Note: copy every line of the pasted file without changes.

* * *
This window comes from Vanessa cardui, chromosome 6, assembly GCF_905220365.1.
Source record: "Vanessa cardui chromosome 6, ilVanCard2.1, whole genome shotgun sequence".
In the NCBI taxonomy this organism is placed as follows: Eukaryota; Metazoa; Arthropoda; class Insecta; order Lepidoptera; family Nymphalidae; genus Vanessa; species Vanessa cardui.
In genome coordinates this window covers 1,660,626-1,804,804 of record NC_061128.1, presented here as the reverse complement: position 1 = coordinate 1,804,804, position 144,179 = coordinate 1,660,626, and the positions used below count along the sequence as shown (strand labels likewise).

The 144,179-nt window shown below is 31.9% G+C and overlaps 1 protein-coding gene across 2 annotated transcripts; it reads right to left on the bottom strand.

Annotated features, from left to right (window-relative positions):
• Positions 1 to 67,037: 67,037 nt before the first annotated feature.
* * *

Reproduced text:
This window comes from Vanessa cardui, chromosome 6, assembly GCF_905220365.1.
Source record: "Vanessa cardui chromosome 6, ilVanCard2.1, whole genome shotgun sequence".
In the NCBI taxonomy this organism is placed as follows: Eukaryota; Metazoa; Arthropoda; class Insecta; order Lepidoptera; family Nymphalidae; genus Vanessa; species Vanessa cardui.
In genome coordinates this window covers 1,660,626-1,804,804 of record NC_061128.1, presented here as the reverse complement: position 1 = coordinate 1,804,804, position 144,179 = coordinate 1,660,626, and the positions used below count along the sequence as shown (strand labels likewise).

The 144,179-nt window shown below is 31.9% G+C and overlaps 1 protein-coding gene across 2 annotated transcripts; it reads right to left on the bottom strand.

Annotated features, from left to right (window-relative positions):
• Positions 1 to 67,037: 67,037 nt before the first annotated feature.